Hereditary Diseases of the Canine Eyelid and Cornea
World Small Animal Veterinary Association World Congress Proceedings, 2006
Peter Bedford
Professor, Royal Veterinary College, Department of Veterinary Clinical Sciences
Hatfield, Hertfordshire, UK


'The diseases of the eye constitute a very important, but most unsatisfactory division of our work, for the melodies of this organ, although few in number, are frequent in their appearance. They are sadly obstinate and often baffle all skill.' W. C. Spooner, 1852.

Almost 150 years have lapsed since this judgment on ocular disease in veterinary medicine was delivered, and most of it remains true to this day. The exceptions relate to skill and the paucity of ocular disease. Our treatments of the 'melodies of this organ' have improved as aetiologies have been explored and research has produced therapies both medical and surgical. However, the development of the pedigree dog in its numerous shapes and sizes has provided today's clinician with a wide range of ocular diseases to treat. These diseases are determined genetically and have been unwittingly produced either through the desire to refine a specific anatomical feature or as a by-product of the close breeding involved in obtaining a specific feature. The problems, therefore, have arisen either as the result of an earnest desire to measure up to a Breed Standard, or they arose accidentally in a selection process focused on improvement. Thus, microphthalmos may be the result of producing a small ellipsoidal palpebral fissure, while progressive retinal atrophy has appeared within certain breeds because specific lines have been selected for intensive breeding to perpetuate their outstanding breed features. It is reasonable to expect that today's pedigree dog should be able to enjoy a normal life free from pain, discomfort and other incapacity. That would be the measure of real progress, but in some breeds we have a situation in which the effects of natural selection and evolution have literally been reversed.

The Eyelids

The two dictating factors in eyelid conformation are size, and hence the shape, of the palpebral fissure and the position or size of the globe. Thus entropion, ectropion, the diamond eye configuration and anomalies of the membrana nictitans tend to be dictated primarily by the requirements of the Breed Standard, while other defects like distichiasis and aplasia of the lacrimal puncta occur as the result of intensive breeding programmes involving affected animals.


Several breeds are involved, the incidence varying from extremely high in the Chow-Chow and Shar-Pei, to low in breeds like the Labrador and Golden Retrievers. Entropion is a deformation of the eyelid in which there is inward rotation of part of the palpebral margin such that eyelid hair is brought into contact with the cornea and/or the bulbar and membrana conjunctival surfaces. Invariable there is discomfort or pain and the patient may present in blepharospasm. Conjunctivitis, superficial keratitis and corneal erosion are all possible consequences and sight can be permanently impaired as the result of scar and pigment formation if the defect is not corrected. It is normally the lateral part of the lower eyelid that is involved, but constant blepharospasm can induce further inward rotation of the palpebral fissure. Extensive involvement is seen with regularity in the Chow-Chow and in the Shar-Pei. Fortunately, corrective surgery is effective and skin or skin and orbicularis oculi muscle resection is well practised. Eyelid tacking, which has been extensively utilised in the neonatal lamb, can be used in very young puppies, but a number of these patients subsequently require the more traditional approach to achieve correction.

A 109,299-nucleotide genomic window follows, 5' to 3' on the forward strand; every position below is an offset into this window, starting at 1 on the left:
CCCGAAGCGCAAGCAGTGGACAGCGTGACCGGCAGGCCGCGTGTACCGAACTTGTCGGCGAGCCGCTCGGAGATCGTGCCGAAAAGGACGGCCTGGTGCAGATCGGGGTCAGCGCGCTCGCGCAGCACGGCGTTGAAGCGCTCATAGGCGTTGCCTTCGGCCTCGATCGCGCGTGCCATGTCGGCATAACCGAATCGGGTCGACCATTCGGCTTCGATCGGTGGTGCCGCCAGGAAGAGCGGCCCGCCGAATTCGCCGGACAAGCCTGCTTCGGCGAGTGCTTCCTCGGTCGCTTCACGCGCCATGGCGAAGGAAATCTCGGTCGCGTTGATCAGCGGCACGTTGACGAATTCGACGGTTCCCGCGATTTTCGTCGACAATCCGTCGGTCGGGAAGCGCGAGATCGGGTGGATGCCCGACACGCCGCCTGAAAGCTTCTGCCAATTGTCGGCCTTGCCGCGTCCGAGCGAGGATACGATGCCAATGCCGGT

Here the lower eyelid is everted away from the globe to expose the membrana nictitans and the ventral conjunctival surfaces. Exposure of this tissue results in chronic conjunctivitis, and the lagophthalmos may detract from the efficient distribution of the precorneal tear film. Exposure keratitis and even corneal ulceration may ensue and drainage of the tear film via the nasolacrimal duct may also be impaired. It is due to the large palpebral fissure which is a required feature of the Breed Standard for several breeds. Thus, ectropion is expected in breeds like the St. Bernard, the Bloodhound, the Mastiff, the Basset Hound and the Clumber and English Cocker Spaniels and its incidence will remain high unless considerable change in the conformation of the head in these breeds is effected. The Breed Standard of the Clumber Spaniel, for example, asks for the eyes that should be enophthalmic with prominence of the membrana nictitans. The weight of the large hanging pinnae combined with the heavy jowls simply pulls the palpebral fissures ventrally over the globes leading to loss of support for the lower eyelid. Similar commentary applies to the other breeds, and the recent Breed Standard changes are not radical enough to effect real improvement.